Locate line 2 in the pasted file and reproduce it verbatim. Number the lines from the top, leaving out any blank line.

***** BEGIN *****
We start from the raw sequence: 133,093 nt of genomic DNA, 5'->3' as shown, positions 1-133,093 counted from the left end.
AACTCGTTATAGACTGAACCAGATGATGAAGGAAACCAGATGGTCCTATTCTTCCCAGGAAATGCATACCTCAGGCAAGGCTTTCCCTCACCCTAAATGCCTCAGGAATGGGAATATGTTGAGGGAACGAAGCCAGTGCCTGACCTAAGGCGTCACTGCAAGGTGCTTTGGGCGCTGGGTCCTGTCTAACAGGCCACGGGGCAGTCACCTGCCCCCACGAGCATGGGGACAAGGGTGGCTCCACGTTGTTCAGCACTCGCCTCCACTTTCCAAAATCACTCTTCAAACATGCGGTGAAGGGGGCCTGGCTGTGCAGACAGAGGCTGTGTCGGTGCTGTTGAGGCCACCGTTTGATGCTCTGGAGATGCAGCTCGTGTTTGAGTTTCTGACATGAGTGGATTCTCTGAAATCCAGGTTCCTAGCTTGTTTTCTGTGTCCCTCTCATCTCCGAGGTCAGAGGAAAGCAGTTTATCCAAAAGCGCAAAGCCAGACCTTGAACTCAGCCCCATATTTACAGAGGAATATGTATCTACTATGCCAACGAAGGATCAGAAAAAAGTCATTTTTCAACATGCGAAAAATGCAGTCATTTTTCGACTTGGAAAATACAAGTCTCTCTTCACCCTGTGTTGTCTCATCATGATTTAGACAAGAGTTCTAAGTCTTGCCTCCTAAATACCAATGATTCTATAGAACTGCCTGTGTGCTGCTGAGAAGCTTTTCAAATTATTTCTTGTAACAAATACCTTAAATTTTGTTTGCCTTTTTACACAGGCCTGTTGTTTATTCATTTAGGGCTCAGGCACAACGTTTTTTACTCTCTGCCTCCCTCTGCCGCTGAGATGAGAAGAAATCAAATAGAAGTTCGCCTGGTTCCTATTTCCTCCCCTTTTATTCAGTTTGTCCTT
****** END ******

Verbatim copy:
AACTCGTTATAGACTGAACCAGATGATGAAGGAAACCAGATGGTCCTATTCTTCCCAGGAAATGCATACCTCAGGCAAGGCTTTCCCTCACCCTAAATGCCTCAGGAATGGGAATATGTTGAGGGAACGAAGCCAGTGCCTGACCTAAGGCGTCACTGCAAGGTGCTTTGGGCGCTGGGTCCTGTCTAACAGGCCACGGGGCAGTCACCTGCCCCCACGAGCATGGGGACAAGGGTGGCTCCACGTTGTTCAGCACTCGCCTCCACTTTCCAAAATCACTCTTCAAACATGCGGTGAAGGGGGCCTGGCTGTGCAGACAGAGGCTGTGTCGGTGCTGTTGAGGCCACCGTTTGATGCTCTGGAGATGCAGCTCGTGTTTGAGTTTCTGACATGAGTGGATTCTCTGAAATCCAGGTTCCTAGCTTGTTTTCTGTGTCCCTCTCATCTCCGAGGTCAGAGGAAAGCAGTTTATCCAAAAGCGCAAAGCCAGACCTTGAACTCAGCCCCATATTTACAGAGGAATATGTATCTACTATGCCAACGAAGGATCAGAAAAAAGTCATTTTTCAACATGCGAAAAATGCAGTCATTTTTCGACTTGGAAAATACAAGTCTCTCTTCACCCTGTGTTGTCTCATCATGATTTAGACAAGAGTTCTAAGTCTTGCCTCCTAAATACCAATGATTCTATAGAACTGCCTGTGTGCTGCTGAGAAGCTTTTCAAATTATTTCTTGTAACAAATACCTTAAATTTTGTTTGCCTTTTTACACAGGCCTGTTGTTTATTCATTTAGGGCTCAGGCACAACGTTTTTTACTCTCTGCCTCCCTCTGCCGCTGAGATGAGAAGAAATCAAATAGAAGTTCGCCTGGTTCCTATTTCCTCCCCTTTTATTCAGTTTGTCCTT